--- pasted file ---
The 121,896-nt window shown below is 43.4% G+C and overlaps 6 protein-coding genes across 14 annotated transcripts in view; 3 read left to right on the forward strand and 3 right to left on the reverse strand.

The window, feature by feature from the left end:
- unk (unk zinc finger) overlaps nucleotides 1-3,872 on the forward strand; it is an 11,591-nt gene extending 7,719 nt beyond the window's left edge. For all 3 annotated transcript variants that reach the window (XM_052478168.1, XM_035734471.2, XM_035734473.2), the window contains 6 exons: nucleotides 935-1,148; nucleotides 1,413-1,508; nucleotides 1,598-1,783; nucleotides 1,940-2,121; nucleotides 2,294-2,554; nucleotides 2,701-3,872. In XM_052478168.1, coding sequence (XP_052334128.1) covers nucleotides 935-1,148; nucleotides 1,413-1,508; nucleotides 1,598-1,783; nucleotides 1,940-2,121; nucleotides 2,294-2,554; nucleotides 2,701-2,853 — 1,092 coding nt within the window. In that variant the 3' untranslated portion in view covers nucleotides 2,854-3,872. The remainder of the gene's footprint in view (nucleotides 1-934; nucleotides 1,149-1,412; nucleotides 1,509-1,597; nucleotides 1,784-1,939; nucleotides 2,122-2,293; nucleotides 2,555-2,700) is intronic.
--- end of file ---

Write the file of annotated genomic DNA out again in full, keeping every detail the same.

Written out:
The 121,896-nt window shown below is 43.4% G+C and overlaps 6 protein-coding genes across 14 annotated transcripts in view; 3 read left to right on the forward strand and 3 right to left on the reverse strand.

The window, feature by feature from the left end:
- unk (unk zinc finger) overlaps nucleotides 1-3,872 on the forward strand; it is an 11,591-nt gene extending 7,719 nt beyond the window's left edge. For all 3 annotated transcript variants that reach the window (XM_052478168.1, XM_035734471.2, XM_035734473.2), the window contains 6 exons: nucleotides 935-1,148; nucleotides 1,413-1,508; nucleotides 1,598-1,783; nucleotides 1,940-2,121; nucleotides 2,294-2,554; nucleotides 2,701-3,872. In XM_052478168.1, coding sequence (XP_052334128.1) covers nucleotides 935-1,148; nucleotides 1,413-1,508; nucleotides 1,598-1,783; nucleotides 1,940-2,121; nucleotides 2,294-2,554; nucleotides 2,701-2,853 — 1,092 coding nt within the window. In that variant the 3' untranslated portion in view covers nucleotides 2,854-3,872. The remainder of the gene's footprint in view (nucleotides 1-934; nucleotides 1,149-1,412; nucleotides 1,509-1,597; nucleotides 1,784-1,939; nucleotides 2,122-2,293; nucleotides 2,555-2,700) is intronic.